Friday, April 27, 2018

Aniue, Aneue, Chichiue, Hahaue 兄上, 姉上, 父上, 母上

In Japanese, the words aniue, aneue, chichiue, and hahaue mean "older brother," "older sister," "father," and "mother," respectively, the same thing as ani, ane, chichi and haha. However, the words with the __ue pattern have a different nuance.

Kanji

The words aniue, aneue, chichiue, and hahaue are written with kanji the same way as their non-ue counterparts, except with an ue 上 suffix, of course. This ue 上 means "above," "up," the direction, by the way.
  • aniue 兄上
  • aneue 姉上
  • chichiue 父上
  • hahaue 母上

Usage

The difference between ani and aniue, ane and aneue, chichi and chichiue, and haha and hahaue, is that the ue words refers to one's relatives with more respect, however, they're all rather old words which aren't really used anymore. You may still find them in writing, but not in modern spoken Japanese.

The reason they're seen in manga and anime sometimes despite not being used in Real Life™ is because some characters are from exaggeratedly traditional families, full of ceremonies, rules, etc. Sometimes these families are anachronistic. Sometimes the character is a time-traveler, or the story is about a certain period. Sometimes the character simply likes speaking in this old-fashioned way. Etc.

Specifically, the words were particularly popular within samurai families, and were more common before the end of the Meiji era (before 1912).

By the way, you may have noticed that there's no ue counterpart for "younger brother", otouto, or "younger sister," imouto. No otoutoue or imoutoue. This isn't by coincidence. Since ue means above, we can guess the ue words imply esteem, infer respect. And as such it only applies to seniors, and only parents and older siblings are seniors. Younger siblings, children, aren't seniors, so they don't get ue words.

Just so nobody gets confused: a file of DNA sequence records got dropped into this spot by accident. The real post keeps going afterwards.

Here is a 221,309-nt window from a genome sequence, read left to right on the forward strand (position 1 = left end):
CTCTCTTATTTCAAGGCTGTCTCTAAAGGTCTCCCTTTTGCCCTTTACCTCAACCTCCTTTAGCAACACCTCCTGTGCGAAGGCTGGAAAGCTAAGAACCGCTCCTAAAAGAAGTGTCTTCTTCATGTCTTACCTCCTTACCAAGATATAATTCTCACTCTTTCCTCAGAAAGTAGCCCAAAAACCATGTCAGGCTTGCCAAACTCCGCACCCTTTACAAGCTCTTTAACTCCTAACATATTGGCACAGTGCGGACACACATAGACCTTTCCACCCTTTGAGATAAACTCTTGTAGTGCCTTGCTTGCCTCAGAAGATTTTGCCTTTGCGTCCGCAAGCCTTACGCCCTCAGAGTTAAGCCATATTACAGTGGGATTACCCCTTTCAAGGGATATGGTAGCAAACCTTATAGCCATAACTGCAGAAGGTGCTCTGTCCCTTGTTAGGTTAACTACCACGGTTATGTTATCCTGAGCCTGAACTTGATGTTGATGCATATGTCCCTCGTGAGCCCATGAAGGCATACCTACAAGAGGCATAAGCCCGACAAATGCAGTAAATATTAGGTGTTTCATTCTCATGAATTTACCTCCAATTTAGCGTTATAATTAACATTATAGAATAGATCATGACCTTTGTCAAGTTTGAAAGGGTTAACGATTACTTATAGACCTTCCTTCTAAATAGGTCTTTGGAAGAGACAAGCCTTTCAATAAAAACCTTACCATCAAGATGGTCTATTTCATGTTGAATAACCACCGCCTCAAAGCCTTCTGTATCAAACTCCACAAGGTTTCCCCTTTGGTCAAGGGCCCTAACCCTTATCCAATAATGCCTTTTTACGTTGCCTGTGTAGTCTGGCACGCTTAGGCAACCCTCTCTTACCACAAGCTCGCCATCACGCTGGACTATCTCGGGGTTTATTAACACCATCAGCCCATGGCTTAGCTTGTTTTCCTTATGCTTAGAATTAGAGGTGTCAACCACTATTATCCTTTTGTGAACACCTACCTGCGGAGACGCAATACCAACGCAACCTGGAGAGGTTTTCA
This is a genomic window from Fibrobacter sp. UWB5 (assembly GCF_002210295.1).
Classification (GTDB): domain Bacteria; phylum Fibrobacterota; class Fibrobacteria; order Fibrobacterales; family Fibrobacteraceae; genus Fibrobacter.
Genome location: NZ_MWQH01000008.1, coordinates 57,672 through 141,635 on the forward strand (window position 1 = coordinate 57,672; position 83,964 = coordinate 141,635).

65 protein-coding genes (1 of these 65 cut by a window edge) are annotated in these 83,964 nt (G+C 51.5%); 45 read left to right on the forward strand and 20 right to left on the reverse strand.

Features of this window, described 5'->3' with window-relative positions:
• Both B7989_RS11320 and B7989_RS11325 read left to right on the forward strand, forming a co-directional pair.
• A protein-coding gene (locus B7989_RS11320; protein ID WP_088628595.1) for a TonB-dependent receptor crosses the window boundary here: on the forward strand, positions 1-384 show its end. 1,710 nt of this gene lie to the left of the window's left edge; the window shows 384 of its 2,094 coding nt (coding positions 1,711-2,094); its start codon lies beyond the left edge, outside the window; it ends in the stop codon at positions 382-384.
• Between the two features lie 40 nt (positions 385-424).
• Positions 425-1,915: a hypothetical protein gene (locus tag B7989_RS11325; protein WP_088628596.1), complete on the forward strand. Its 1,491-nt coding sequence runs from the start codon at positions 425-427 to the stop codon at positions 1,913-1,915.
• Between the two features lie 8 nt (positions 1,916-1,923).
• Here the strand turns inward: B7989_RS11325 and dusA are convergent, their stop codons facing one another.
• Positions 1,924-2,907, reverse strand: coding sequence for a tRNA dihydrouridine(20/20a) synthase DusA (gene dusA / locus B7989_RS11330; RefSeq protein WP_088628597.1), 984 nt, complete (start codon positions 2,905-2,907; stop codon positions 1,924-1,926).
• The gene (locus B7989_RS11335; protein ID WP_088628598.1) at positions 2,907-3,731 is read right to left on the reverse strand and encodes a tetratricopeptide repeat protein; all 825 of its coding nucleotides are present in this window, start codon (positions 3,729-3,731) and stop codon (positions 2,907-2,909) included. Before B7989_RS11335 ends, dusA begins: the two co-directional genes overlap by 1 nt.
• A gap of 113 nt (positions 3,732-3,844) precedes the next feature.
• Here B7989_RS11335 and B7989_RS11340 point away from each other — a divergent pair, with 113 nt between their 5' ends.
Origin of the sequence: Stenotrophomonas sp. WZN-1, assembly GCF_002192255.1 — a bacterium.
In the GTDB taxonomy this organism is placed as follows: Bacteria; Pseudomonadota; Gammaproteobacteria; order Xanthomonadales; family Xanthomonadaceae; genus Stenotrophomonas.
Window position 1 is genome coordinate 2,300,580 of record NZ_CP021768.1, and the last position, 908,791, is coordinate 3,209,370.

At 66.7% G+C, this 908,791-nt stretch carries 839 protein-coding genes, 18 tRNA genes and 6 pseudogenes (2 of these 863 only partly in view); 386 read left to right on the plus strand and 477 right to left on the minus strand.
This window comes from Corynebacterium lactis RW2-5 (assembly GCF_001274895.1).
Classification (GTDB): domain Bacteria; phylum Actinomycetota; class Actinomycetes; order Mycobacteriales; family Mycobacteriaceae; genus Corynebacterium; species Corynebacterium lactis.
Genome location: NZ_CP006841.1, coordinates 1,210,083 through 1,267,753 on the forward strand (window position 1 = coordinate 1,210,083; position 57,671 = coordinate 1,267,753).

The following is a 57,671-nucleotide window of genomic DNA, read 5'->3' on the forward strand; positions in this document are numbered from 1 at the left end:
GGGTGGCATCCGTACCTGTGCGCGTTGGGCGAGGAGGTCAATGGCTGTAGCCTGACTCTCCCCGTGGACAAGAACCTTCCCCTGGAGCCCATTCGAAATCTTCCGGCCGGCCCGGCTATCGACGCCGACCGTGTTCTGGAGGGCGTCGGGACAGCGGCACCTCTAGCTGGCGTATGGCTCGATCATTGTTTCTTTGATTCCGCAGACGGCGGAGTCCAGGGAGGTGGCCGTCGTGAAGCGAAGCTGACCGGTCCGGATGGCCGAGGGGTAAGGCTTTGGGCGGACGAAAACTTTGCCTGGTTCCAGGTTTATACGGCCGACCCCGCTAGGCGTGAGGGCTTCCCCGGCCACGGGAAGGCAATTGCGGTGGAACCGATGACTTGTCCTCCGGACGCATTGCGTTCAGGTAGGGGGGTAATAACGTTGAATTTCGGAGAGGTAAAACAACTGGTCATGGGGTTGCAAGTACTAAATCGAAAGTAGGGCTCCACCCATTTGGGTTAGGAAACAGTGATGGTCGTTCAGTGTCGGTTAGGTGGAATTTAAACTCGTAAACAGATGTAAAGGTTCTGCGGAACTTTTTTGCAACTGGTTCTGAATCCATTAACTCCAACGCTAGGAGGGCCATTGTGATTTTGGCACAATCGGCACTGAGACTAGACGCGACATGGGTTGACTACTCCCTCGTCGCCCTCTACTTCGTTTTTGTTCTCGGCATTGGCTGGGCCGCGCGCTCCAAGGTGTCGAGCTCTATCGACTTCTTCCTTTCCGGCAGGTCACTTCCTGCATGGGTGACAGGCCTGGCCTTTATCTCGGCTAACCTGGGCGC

2 comments:

  1. Hi! I'm from Uruguay. I just found your blog and what I have read so far is amazingly clear and funny :) I'm likely going to do an archive binge but right now I have a basic question.

    I read about how romaji's pronunciation is akin to Portuguese or Spanish. However "hahaue", the romaji for 母上, seems to have an English pronunciation, and there are many other examples.

    So, how that works? Cause I have found tons of sites showing how to WRITE romaji, but none that clearly shows how to READ it. Could you give a hint on that regard, please?

    Thank you, and keep up the good work :)

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    Replies
    1. It isn't that complicated. Japanese is written with syllabic kana. Every syllable has one vowel. So every vowel in a romaji means there is one kana. Hahaue is then ha-ha-u-e ははうえ. Both "ha" are pronounced the same. The "u" is pronounced the same as in any other word with "u." Same for "e." This means once you get how the five vowels are pronounced, it's always those same sounds. It isn't like in English, for example, where the "a" of "say" and of "ah" sound different. あ is always the same sound.

      After that there's the consonants. They're a bit trickier. A number of them, like "h," "j," "r," sound different from what you might expect, but you get them down eventually.

      Honestly I think it'd be hard for me to write a guide on how to pronounce romaji, as it's probably more productive for you to go on Youtube and look up one of those anime song videos that have romaji on them and just see how it works in practice. This is School Rumble's OP, for example: https://www.youtube.com/watch?v=VyErqaeieEU

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